Klang! We ran aground. 

Once we had left Port Dickson, Langkawi – our Malaysian “island home” – was most definitely in our sights.  We had been on the move for almost four months – travelling through Indonesia’s West Kalimantan and islands off the coast of Borneo and we were looking forward to catching our breath a little in familiar surroundings. 

Our “island home” Langkawi

We headed to Port Klang (Malaysia’s largest port) for our first overnight stop and decide to anchor in a new spot for us. Rather than our usual place opposite the Port we anchored in the quieter Western inlet in order to save time the next morning. 

Our peaceful anchorage in the Western Inlet at Port Klang

We had a delightfully peaceful night with no “klang-ing ” noises from the port. Early the next morning we started to make our way out towards the other end of the inlet. As we slowly moved along through the sludgy brown waters, bordered by mangroves at each side, we noticed that the depths on our chart plotter didn’t match the readings we were getting on our depth sounder. 

Yikes it was getting very shallow!

We also noticed a mudbank ahead – right in the middle of our track – that wasn’t marked on the chart at all!

Uncharted mudbank ahead!

Nervously, we felt our way along very slowly.  It was alarming to see our depth sounder showing 0 metres under the keel several times – only to move up slightly to give us enough depth to carry on. 
Then the worst happened – we touched the bottom! More with a squelch than a thud, thankfully, but we were well and truly stopped. The good Capt’n quickly revved the engine in reverse and used the current to wiggle our way off. By then the inlet had widened into quite a large fiord with depths varying across a large expanse of water, so having seen a couple of fishing boats go past we decided local knowledge was the key. 

A fishing boat at Port Klang – local knowledge was the key!

As we inched across to join the route taken by the fishing boats our hearts were in our mouths as we had no way of knowing where the mud shoals were. 

Our buddy boat S/V Yantara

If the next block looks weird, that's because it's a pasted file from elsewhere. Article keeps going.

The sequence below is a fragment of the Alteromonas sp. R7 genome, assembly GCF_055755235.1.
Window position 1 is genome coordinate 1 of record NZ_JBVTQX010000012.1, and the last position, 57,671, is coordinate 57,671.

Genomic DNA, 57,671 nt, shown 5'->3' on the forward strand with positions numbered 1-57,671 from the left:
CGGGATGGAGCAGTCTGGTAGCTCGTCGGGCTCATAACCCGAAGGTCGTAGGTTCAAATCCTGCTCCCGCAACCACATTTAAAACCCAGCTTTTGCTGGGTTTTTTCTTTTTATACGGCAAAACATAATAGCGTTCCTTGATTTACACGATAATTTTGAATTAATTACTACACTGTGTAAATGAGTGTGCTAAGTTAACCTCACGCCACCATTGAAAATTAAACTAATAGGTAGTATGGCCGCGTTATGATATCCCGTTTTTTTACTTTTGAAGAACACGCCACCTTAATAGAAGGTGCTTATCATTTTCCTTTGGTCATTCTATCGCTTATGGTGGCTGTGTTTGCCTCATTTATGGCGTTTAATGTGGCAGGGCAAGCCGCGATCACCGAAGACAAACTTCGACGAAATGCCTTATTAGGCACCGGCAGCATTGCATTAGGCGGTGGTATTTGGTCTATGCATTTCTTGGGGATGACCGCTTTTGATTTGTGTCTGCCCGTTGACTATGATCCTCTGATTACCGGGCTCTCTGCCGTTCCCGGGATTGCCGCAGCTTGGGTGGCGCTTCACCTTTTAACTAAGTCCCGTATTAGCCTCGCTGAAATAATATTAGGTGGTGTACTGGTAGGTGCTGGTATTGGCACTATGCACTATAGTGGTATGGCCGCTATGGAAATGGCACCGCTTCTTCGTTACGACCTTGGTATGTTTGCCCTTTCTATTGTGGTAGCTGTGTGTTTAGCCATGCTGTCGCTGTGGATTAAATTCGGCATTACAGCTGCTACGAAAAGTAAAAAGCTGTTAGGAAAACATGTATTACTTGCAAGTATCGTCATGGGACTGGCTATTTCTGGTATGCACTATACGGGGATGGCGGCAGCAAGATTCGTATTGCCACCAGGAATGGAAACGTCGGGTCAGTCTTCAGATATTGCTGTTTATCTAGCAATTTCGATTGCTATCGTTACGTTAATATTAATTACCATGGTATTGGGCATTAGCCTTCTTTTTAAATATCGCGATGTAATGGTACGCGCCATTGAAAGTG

Yantara was by then travelling alongside us and I will never forget the moment they ran aground. 
You know those cartoons where the mouse runs into a hole and the cat chasing it runs straight into the wall? And the cat’s rear and tail keep travelling and shoot up in the air while his nose crumples? Well Yantara running into the mud was just like that moment! I’ve never seen anything like it – I actually saw Yantara’s rear end lift and quiver just like that poor puddycat’s. Despite the seriousness of the situation I couldn’t help laughing! Fortunately Yantara is as strong as a cartoon cat and just reversed off completely unharmed. 
The power station and the last cranes of Port Klang

We made our way out to the ocean without further drama but as we were motoring past the power station and last cranes of Port Klang into the open sea, we found ourselves moving straight towards the largest expanse of drift nets that we have ever encountered. There were white fishing buoys ahead stretching as far as the eye could see. 

Those white balls are darned hard to see but they spread as far as the eye could see

We changed course immediately and had to go quite some way off course to avoid getting entangled. 
Thankfully the nets were well marked but it reminded us yet again that you cannot afford to drop your guard when you are sailing in these parts. 

That’s as close as we dare get to the nets

Fishing boats putting out more of those white balls!

The rest of the trip to our next anchorage in Sangai Bernam was totally uneventful and we ended the day with a beautiful sunset. 

Published by

Salty tales from Bali Hai

In 2015, after a break from cruising of almost 30 years, my husband and I sailed off into the sunset - this time to the wonderful Islands of Indonesia and beyond. Three years passed and we swapped sails for wheels driving through Scandinavia and Europe in a motor home. Now we are on the brink of another adventure - buying a Lagoon 420 Catamaran in Athens. This is our story.

3 thoughts on “Klang! We ran aground. ”

  1. When we came south a couple of weeks ago, we considered that same route. Didn”t fancy the depths, though. The Sail Malaysia pdf mentioned an unchartered mudbank. We had a great sail through there with wind and current working with us.
    Made for a nice change.

    Like

  2. I only went sailing with George and his brother once and we ran aground in the North Sea off Holland, in between two sandbanks. I was below deck at the time. It was a strange experience, suddenly everything seemed very still, quiet and eerie. It was years ago, but I still remember it well! Xxx

    Liked by 1 person

    1. Wow Sally that must have been pretty scary first time out! Hope you got off OK! It is a strange experience and the “the still, quiet and eerie” can soon start to be crashing and banging against whatever you’re stuck on when the tide/wind changes! Now that must be truly scary!

      Like

Leave a Reply

Fill in your details below or click an icon to log in:

WordPress.com Logo

You are commenting using your WordPress.com account. Log Out /  Change )

Google photo

You are commenting using your Google account. Log Out /  Change )

Twitter picture

You are commenting using your Twitter account. Log Out /  Change )

Facebook photo

You are commenting using your Facebook account. Log Out /  Change )

Connecting to %s